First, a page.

PERTH, Australia (Reuters) - U.S. Secretary of State Hillary Clinton on Wednesday called the formation of a new opposition coalition in Syria an important step that would help Washington better target its help, but she stopped sort of offering full recognition or arms.
France earlier became the first European power to recognize Syria’s new opposition coalition as the sole representative of its people and said on Tuesday it would look into arming rebels against President Bashar al-Assad once they form a government.
Six Gulf Arab states recognized the coalition on Monday but the United States wants to see the new opposition demonstrate it can influence events on the ground in Syria.
“We have long called for this kind of organization. We want to see that momentum maintained,” Clinton told reporters in the Australian city of Perth.
“As the Syrian opposition takes these steps and demonstrates its effectiveness in advancing the cause of a unified, democratic, pluralistic Syria, we will be prepared to work with them to deliver assistance to the Syrian people.”
Twenty months into their bloody uprising, fragmented Syrian opposition groups struck a deal in Qatar on Sunday to form a coalition led by Damascus preacher Mouaz Alkhatib, who appealed for international recognition.
Clinton announced an extra $30 million in aid to those affected by the war in Syria after talks in Perth involving her Australian counterpart, Bob Carr, and U.S. Defense Secretary Leon Panetta and his Australian counterpart, Stephen Smith.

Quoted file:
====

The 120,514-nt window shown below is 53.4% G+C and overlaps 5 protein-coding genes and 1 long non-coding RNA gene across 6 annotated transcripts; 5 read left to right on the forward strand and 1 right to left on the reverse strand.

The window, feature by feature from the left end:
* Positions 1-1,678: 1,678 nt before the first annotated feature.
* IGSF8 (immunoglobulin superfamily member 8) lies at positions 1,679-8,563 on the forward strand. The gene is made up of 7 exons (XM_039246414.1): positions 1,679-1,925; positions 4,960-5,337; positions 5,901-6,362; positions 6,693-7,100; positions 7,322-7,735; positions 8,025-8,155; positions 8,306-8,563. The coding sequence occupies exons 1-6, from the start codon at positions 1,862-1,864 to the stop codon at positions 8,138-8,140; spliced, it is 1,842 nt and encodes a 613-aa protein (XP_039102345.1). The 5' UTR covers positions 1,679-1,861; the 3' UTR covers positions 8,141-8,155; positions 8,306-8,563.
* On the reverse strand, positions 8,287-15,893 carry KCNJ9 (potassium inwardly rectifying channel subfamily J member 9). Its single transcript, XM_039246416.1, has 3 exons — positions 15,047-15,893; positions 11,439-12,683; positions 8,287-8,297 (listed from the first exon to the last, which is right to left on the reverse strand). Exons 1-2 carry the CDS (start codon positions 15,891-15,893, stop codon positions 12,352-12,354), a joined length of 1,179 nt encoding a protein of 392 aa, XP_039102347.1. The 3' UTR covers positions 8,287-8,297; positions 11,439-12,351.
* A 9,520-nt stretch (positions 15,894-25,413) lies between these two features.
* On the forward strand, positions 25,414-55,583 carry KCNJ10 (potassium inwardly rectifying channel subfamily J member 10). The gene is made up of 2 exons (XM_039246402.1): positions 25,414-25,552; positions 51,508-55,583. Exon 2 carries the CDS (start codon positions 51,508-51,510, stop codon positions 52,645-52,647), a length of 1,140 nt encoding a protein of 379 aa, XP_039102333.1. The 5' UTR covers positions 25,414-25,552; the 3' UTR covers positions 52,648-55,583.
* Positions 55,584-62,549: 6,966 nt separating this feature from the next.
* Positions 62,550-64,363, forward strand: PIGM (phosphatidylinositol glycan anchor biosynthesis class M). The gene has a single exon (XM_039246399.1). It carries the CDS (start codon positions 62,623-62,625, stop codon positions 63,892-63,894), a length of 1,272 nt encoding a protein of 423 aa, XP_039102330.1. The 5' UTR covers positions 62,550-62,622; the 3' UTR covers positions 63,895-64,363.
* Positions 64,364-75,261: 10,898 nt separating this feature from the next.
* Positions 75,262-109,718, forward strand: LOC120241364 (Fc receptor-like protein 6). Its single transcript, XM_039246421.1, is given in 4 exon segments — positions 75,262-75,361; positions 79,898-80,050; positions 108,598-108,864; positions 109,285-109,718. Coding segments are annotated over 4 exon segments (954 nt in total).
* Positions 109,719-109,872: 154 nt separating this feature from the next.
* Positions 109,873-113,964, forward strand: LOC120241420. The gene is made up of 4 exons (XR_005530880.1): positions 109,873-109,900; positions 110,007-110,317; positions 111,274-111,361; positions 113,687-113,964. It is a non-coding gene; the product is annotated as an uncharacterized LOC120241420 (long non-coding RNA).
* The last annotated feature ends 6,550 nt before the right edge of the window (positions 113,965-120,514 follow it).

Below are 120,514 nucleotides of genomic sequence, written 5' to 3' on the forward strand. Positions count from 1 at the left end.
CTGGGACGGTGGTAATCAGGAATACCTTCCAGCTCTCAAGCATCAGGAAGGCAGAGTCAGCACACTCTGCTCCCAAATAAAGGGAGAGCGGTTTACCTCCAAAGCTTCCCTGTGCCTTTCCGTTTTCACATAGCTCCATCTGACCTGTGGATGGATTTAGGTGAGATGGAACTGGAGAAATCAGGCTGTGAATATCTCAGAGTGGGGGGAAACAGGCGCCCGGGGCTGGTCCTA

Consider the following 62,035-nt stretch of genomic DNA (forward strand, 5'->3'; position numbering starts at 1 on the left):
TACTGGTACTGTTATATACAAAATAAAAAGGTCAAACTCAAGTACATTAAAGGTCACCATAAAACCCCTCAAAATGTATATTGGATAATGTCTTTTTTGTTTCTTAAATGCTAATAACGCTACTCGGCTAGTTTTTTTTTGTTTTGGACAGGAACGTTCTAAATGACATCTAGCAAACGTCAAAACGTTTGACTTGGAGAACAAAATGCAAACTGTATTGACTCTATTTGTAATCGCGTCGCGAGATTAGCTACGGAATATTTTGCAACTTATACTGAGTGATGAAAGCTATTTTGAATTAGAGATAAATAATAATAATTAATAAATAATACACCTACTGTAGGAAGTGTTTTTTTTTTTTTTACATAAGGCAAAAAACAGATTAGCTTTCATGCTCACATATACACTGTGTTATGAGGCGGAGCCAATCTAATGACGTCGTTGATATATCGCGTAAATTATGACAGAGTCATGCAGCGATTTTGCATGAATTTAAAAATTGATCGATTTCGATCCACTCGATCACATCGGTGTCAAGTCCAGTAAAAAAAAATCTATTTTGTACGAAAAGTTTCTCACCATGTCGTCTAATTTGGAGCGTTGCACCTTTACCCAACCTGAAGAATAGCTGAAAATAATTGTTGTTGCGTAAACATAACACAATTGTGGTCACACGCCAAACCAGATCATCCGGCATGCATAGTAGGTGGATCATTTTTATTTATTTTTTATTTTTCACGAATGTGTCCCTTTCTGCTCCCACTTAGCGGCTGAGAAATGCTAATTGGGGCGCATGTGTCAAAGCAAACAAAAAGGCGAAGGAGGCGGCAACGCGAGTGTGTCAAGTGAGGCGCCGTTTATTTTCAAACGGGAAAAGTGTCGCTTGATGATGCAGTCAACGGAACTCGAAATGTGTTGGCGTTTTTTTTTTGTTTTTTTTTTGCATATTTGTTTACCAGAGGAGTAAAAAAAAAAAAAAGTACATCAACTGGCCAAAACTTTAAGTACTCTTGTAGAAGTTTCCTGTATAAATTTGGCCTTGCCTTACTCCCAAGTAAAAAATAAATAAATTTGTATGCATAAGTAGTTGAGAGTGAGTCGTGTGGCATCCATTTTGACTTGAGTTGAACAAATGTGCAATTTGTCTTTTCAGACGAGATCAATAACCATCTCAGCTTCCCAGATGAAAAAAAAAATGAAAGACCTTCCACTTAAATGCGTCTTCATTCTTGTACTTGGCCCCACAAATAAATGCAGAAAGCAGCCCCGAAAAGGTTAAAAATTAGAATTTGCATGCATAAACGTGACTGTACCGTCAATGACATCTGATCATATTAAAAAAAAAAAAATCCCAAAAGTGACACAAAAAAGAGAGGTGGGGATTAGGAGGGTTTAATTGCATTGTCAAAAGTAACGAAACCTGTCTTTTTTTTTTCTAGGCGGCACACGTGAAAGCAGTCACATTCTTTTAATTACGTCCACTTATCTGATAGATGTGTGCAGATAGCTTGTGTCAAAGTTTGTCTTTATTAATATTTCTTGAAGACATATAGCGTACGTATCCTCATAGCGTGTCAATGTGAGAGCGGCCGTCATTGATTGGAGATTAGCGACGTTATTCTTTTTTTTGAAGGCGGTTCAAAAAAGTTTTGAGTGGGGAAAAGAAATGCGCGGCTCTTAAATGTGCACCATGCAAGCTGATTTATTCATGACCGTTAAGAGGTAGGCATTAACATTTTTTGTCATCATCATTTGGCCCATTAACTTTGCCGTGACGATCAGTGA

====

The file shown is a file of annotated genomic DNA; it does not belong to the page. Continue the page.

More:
Clinton said the $30 million would help get food to hungry people inside Syria and to refugees who have fled to Turkey, Jordan, Lebanon and Iraq.
The aid would be provided through the World Food Program, which is supplying food aid to more than one million people in Syria and nearly 400,000 refugees in neighboring countries.
The additional funds brought U.S. humanitarian assistance to those affected by the Syrian crisis to nearly $200 million, Clinton said.
The United States says while it is not providing arms to internal opponents of Assad and is limiting its aid to non-lethal humanitarian aid, it concedes that some of its allies are providing lethal assistance — a fact that Assad’s chief backer, Russia, says shows Western powers are intent on determining Syria’s future.
Russia and China have blocked three U.N. Security Council resolutions aimed at increasing pressure on the Assad government, leading the United States and its allies to say they could move beyond U.N. structures for their next steps.
Editing by Michael Perry and Robert Birsel